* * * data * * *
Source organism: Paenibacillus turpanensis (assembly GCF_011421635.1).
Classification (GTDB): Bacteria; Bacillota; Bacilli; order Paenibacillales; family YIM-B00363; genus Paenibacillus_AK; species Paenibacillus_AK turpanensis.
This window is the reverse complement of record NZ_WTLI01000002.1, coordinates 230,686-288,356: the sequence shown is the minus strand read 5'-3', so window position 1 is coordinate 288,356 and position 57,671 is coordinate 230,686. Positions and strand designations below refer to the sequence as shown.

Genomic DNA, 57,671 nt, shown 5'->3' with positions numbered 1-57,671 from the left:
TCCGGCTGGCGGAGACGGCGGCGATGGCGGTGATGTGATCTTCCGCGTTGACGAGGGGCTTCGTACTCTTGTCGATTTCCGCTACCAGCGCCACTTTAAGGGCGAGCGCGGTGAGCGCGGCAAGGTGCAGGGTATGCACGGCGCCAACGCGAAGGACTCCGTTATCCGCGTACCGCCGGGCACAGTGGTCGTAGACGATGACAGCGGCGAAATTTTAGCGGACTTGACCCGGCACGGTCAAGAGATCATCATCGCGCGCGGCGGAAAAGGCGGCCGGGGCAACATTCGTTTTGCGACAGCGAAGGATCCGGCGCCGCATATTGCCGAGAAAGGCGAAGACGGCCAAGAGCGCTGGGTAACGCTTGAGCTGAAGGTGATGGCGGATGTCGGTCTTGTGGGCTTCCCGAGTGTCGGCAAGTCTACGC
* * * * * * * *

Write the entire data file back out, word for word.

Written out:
Source organism: Paenibacillus turpanensis (assembly GCF_011421635.1).
Classification (GTDB): Bacteria; Bacillota; Bacilli; order Paenibacillales; family YIM-B00363; genus Paenibacillus_AK; species Paenibacillus_AK turpanensis.
This window is the reverse complement of record NZ_WTLI01000002.1, coordinates 230,686-288,356: the sequence shown is the minus strand read 5'-3', so window position 1 is coordinate 288,356 and position 57,671 is coordinate 230,686. Positions and strand designations below refer to the sequence as shown.

Genomic DNA, 57,671 nt, shown 5'->3' with positions numbered 1-57,671 from the left:
TCCGGCTGGCGGAGACGGCGGCGATGGCGGTGATGTGATCTTCCGCGTTGACGAGGGGCTTCGTACTCTTGTCGATTTCCGCTACCAGCGCCACTTTAAGGGCGAGCGCGGTGAGCGCGGCAAGGTGCAGGGTATGCACGGCGCCAACGCGAAGGACTCCGTTATCCGCGTACCGCCGGGCACAGTGGTCGTAGACGATGACAGCGGCGAAATTTTAGCGGACTTGACCCGGCACGGTCAAGAGATCATCATCGCGCGCGGCGGAAAAGGCGGCCGGGGCAACATTCGTTTTGCGACAGCGAAGGATCCGGCGCCGCATATTGCCGAGAAAGGCGAAGACGGCCAAGAGCGCTGGGTAACGCTTGAGCTGAAGGTGATGGCGGATGTCGGTCTTGTGGGCTTCCCGAGTGTCGGCAAGTCTACGC